• Assessment: In two days, we quickly check that there are no visible vulnerabilities. Let’s compare our application to a house: the evaluation would consist of going around the building to make sure that no windows are open. If a window is open, we stop there and report it immediately.
  • Black box: This involves hacking the application by putting yourself in the position of an attacker who does not have any information or connection identifier for the application. This would involve walking around the house to make sure no windows are open. In case of an open window, we will enter the house to see if we can reach other rooms and find any valuable items. When we do, we report it immediately, with recommendations for resolution.
  • Gray box: The most common practice is to perform a 2-week audit combining Assessments, Black Box, and Gray Box techniques. Here we put ourselves in the situation of an attacker who has login credentials to the application. That is to say, the attacker would have the keys to the house, obtained either voluntarily (by an employee, the famous “weak link”) or unintentionally (a theft), and would break into the house to steal documents, valuables, perhaps stored in locked rooms, or even a home safe.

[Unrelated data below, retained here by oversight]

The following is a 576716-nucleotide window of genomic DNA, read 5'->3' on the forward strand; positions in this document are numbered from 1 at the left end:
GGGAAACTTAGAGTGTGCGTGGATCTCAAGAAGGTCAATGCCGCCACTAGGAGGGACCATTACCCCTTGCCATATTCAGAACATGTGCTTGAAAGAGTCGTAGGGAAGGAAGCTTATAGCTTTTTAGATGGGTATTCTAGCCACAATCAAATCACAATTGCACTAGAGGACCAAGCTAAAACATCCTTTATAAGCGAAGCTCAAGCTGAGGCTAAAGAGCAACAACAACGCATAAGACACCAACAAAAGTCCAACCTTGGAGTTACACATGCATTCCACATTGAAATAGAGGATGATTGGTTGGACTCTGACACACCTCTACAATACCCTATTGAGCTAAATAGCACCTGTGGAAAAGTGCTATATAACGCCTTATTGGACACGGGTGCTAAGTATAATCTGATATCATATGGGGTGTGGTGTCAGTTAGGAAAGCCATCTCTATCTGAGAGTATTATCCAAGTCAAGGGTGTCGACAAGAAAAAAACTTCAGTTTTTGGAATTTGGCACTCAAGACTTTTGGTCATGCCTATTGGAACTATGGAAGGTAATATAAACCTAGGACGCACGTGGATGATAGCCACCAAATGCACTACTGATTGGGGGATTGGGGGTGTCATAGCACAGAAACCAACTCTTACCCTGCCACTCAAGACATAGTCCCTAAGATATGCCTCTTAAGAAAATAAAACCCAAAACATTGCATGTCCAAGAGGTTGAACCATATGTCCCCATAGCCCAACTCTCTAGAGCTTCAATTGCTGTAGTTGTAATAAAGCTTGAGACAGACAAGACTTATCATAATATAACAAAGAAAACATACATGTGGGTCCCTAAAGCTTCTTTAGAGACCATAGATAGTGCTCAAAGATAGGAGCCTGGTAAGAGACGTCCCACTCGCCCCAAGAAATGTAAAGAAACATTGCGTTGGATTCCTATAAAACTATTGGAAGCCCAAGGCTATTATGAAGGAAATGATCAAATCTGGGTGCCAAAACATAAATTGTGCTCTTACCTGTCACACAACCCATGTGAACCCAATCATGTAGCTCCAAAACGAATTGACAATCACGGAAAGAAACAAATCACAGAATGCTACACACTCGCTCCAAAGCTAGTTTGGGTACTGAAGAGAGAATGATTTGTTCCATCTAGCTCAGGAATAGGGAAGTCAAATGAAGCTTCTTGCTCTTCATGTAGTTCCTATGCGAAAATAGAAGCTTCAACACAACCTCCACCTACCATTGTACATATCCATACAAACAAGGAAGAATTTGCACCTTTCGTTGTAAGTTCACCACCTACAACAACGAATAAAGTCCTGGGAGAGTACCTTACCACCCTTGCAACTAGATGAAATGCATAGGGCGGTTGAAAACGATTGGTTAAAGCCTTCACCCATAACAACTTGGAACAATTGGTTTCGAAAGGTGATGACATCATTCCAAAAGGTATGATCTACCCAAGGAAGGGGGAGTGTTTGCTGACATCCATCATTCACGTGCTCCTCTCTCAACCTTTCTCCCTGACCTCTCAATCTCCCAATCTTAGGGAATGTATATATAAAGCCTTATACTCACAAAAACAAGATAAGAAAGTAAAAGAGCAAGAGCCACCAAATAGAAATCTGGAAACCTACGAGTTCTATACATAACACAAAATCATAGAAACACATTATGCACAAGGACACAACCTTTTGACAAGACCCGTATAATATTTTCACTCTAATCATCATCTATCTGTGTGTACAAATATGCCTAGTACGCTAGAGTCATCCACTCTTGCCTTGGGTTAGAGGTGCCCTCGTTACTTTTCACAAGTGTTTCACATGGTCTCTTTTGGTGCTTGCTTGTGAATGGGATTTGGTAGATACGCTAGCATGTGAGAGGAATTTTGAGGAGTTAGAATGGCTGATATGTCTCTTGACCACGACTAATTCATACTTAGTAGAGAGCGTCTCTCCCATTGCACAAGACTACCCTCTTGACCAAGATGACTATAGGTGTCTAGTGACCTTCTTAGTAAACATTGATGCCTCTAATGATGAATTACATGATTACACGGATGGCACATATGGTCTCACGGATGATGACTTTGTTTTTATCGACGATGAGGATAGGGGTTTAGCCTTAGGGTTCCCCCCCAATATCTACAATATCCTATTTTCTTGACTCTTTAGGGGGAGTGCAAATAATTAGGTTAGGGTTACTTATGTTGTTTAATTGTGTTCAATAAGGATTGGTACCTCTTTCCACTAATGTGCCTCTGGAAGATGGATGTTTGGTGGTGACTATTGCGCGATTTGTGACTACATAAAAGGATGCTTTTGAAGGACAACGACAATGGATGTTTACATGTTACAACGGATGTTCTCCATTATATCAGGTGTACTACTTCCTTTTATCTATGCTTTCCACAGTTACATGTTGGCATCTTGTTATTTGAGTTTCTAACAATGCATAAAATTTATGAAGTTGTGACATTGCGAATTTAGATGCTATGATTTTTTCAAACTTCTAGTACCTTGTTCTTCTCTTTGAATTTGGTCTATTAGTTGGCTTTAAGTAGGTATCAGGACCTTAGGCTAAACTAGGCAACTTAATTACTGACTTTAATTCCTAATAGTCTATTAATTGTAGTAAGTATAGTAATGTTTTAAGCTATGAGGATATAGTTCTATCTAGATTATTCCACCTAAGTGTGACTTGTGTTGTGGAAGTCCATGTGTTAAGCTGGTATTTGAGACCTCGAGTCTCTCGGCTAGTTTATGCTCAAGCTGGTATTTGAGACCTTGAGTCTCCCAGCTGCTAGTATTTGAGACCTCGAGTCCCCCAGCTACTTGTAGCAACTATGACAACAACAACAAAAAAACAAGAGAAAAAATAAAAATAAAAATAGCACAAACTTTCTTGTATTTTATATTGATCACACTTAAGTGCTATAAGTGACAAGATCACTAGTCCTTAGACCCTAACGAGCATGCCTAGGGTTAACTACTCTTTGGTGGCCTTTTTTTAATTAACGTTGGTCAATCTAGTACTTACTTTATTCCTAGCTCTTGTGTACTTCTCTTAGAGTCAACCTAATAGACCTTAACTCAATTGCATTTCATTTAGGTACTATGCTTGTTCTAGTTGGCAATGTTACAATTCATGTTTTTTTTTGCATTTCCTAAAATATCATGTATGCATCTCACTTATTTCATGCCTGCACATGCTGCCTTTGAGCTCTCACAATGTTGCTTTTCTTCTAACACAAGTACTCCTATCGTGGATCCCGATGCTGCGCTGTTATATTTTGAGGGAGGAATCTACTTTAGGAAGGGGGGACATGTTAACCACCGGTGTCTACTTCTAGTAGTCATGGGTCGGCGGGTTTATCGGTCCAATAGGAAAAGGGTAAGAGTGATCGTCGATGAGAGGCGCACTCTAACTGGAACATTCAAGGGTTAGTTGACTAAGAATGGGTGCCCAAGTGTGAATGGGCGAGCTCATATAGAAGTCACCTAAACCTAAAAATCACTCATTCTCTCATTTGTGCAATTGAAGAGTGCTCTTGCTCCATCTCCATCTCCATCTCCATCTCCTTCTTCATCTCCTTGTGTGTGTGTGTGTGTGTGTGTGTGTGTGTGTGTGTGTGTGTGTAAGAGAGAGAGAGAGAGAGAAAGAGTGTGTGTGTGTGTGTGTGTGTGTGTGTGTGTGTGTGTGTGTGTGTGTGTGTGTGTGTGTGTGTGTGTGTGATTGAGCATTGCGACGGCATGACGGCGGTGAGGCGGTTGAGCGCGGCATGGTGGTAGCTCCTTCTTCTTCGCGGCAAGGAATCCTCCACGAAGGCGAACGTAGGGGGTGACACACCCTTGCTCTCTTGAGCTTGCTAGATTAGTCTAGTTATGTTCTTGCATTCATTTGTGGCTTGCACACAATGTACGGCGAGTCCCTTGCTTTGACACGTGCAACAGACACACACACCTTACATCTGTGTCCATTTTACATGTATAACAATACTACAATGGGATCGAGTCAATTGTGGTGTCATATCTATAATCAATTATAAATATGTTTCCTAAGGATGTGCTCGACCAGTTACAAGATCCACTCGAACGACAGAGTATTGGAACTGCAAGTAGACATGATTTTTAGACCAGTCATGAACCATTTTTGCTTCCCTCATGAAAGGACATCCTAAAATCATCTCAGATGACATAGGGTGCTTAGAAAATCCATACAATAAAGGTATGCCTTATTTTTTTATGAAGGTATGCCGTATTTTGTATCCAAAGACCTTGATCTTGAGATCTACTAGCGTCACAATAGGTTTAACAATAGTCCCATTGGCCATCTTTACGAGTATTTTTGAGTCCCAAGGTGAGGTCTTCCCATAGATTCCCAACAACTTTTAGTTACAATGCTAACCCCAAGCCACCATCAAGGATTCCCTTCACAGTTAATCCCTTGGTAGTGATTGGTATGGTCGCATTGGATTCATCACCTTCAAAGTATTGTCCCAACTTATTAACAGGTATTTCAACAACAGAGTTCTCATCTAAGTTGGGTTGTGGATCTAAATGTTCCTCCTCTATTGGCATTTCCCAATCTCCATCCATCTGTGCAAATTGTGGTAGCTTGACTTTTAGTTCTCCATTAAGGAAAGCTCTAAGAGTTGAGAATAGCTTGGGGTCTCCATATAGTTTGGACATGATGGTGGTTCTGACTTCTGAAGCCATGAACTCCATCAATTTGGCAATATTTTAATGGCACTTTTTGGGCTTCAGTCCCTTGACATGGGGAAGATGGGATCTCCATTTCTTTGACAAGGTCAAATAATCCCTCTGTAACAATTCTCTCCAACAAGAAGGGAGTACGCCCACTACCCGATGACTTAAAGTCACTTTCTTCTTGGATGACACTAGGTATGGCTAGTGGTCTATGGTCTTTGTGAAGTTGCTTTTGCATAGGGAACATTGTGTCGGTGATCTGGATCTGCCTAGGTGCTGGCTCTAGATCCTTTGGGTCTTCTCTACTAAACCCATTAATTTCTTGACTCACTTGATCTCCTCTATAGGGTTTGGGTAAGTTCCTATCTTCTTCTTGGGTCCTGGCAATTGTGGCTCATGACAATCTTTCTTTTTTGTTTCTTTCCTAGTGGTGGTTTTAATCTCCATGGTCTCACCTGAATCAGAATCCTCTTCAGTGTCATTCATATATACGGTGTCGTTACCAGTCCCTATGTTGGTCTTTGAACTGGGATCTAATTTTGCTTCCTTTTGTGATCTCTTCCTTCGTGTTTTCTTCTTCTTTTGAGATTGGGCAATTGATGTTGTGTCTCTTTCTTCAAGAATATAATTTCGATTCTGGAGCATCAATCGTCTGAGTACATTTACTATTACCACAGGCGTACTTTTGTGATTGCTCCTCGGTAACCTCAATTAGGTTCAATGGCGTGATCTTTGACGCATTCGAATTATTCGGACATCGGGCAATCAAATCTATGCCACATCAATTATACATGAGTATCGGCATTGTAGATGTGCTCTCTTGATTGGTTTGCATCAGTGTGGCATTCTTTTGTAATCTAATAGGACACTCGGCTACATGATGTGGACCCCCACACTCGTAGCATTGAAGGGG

• White Box: This consists of sharing the source code of the application with a team different from the one that developed it, to obtain double control of the level of security of the application at the level of the code itself.

Security is Never Just for Technical Teams

The more successful a business becomes, the more it becomes a target. You can think of this unwanted visibility as a side effect of generating income. This makes it essential to be able to identify a level of security that is not only sufficient to comply with applicable regulations (such as GDPR, e-Privacy, PCI-DSS, etc.), but also to ensure business continuity.

This is where security becomes a matter of governance, establishing measurable security objectives and translating them into concrete action plans, which have an impact on all activities. This involves devising a risk management plan and security policies to govern business operations. We rely on governance to integrate security into all projects (think about password management policies, IT charters, access permissions and rights management, etc.).

But the most important thing, after all these steps, is to get back to the weak link: the human. Employees must be trained on a regular basis. Can we imagine a team member leaving the door open by mistake? Of course! Think of all the energy we spend updating operating systems and correcting software bugs. Isn’t it obvious that human beings need the same kind of regular attention?

Our goal must be to raise the general level of maturity in terms of security, well beyond the domain of technical experts, so that it becomes a foundation of success and sustainability for the future of our business and for ourselves.

Want to learn more? Get to know Logan Fernandez and learn about his approach to digital security by watching this video.